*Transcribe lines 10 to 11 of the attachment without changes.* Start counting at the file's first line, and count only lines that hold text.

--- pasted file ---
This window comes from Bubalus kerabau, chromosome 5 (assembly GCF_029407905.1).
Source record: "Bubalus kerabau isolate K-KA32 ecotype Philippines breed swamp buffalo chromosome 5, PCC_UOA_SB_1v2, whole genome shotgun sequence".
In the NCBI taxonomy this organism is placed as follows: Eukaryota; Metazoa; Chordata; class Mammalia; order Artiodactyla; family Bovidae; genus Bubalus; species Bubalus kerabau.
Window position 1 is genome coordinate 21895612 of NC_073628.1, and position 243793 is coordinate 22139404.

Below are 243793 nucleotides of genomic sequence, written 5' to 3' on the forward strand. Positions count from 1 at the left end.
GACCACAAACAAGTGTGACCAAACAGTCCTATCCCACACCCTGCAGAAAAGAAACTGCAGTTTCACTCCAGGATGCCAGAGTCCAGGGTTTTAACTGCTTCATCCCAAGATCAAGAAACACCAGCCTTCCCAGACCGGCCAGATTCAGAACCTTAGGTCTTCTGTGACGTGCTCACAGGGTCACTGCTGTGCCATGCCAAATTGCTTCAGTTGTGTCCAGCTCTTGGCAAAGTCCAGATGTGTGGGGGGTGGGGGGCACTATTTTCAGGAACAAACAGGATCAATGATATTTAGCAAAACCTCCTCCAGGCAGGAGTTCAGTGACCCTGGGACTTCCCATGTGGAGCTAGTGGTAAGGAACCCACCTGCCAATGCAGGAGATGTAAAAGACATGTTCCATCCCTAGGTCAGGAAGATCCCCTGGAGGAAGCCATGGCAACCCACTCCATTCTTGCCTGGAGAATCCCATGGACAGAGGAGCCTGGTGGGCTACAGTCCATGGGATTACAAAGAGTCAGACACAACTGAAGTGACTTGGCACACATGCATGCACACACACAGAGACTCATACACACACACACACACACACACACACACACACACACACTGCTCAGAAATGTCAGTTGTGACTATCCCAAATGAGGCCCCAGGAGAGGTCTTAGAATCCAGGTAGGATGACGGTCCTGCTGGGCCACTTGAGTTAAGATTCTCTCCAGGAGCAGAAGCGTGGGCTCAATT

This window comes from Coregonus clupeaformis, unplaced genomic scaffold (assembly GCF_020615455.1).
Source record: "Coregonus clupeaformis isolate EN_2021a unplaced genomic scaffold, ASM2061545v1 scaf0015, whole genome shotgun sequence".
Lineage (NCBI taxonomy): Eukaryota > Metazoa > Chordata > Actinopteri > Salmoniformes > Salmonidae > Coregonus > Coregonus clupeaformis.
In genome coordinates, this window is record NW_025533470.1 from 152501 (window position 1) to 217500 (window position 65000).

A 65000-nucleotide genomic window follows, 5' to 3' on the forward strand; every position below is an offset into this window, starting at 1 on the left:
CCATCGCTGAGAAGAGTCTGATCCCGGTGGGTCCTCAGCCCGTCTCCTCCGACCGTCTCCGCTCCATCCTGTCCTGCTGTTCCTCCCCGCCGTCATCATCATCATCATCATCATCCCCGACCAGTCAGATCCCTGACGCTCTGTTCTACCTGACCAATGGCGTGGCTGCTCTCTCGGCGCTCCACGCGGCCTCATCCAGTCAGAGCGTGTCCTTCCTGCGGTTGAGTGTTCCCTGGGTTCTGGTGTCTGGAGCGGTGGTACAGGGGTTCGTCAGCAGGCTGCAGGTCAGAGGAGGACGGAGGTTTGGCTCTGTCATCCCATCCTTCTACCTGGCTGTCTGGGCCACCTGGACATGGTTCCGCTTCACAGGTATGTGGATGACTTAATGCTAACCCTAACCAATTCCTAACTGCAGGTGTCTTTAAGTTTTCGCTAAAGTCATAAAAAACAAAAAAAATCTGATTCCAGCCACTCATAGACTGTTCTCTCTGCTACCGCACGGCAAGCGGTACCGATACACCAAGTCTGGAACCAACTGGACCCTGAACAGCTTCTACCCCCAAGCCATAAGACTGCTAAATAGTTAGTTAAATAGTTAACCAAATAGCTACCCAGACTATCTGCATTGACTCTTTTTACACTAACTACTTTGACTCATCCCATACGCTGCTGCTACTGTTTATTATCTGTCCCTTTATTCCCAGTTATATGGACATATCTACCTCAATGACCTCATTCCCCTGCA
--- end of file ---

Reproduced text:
In genome coordinates, this window is record NW_025533470.1 from 152501 (window position 1) to 217500 (window position 65000).

A 65000-nucleotide genomic window follows, 5' to 3' on the forward strand; every position below is an offset into this window, starting at 1 on the left: